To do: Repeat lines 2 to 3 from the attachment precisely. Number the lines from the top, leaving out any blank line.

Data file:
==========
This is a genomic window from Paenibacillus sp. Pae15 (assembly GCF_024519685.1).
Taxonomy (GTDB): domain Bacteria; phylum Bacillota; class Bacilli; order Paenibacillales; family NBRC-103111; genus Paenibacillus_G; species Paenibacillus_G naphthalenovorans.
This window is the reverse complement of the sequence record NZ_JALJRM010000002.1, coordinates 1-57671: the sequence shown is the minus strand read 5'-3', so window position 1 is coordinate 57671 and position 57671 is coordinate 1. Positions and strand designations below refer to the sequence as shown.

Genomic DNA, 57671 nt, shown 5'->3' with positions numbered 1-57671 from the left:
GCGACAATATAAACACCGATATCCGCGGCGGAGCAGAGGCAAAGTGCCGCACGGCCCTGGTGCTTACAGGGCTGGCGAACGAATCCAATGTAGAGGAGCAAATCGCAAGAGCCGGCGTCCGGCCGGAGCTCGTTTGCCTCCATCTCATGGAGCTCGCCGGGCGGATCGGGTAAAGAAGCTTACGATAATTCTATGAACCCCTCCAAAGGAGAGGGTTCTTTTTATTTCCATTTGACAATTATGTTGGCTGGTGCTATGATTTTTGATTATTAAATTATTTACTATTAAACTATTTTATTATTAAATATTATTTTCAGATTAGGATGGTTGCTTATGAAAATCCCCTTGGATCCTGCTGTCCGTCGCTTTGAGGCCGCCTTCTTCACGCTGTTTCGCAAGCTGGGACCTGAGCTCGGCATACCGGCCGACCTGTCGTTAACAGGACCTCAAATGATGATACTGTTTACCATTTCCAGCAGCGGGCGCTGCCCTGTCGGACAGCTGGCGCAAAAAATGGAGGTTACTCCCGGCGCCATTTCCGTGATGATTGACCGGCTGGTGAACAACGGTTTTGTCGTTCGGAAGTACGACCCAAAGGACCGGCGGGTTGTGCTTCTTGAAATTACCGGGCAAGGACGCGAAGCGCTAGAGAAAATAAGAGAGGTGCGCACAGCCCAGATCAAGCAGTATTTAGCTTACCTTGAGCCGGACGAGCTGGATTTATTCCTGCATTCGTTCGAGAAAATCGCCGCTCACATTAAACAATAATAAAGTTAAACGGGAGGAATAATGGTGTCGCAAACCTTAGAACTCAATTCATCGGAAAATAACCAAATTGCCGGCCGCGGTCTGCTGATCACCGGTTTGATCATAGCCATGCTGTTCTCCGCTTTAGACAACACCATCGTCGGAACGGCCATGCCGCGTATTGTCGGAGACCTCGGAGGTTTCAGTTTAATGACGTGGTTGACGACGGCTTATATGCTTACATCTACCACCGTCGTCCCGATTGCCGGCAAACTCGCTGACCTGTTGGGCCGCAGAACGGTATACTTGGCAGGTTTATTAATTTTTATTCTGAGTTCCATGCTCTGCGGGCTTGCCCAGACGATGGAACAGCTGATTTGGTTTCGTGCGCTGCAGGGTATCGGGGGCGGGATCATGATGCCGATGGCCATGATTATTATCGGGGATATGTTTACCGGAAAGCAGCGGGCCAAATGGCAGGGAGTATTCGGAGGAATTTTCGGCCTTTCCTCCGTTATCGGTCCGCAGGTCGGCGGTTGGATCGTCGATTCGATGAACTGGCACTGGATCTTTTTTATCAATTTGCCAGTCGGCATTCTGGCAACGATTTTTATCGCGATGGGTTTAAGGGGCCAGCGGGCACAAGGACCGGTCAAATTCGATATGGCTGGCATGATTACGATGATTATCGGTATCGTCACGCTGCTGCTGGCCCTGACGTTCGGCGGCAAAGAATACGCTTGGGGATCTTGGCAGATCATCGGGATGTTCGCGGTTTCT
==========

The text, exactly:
Taxonomy (GTDB): domain Bacteria; phylum Bacillota; class Bacilli; order Paenibacillales; family NBRC-103111; genus Paenibacillus_G; species Paenibacillus_G naphthalenovorans.
This window is the reverse complement of the sequence record NZ_JALJRM010000002.1, coordinates 1-57671: the sequence shown is the minus strand read 5'-3', so window position 1 is coordinate 57671 and position 57671 is coordinate 1. Positions and strand designations below refer to the sequence as shown.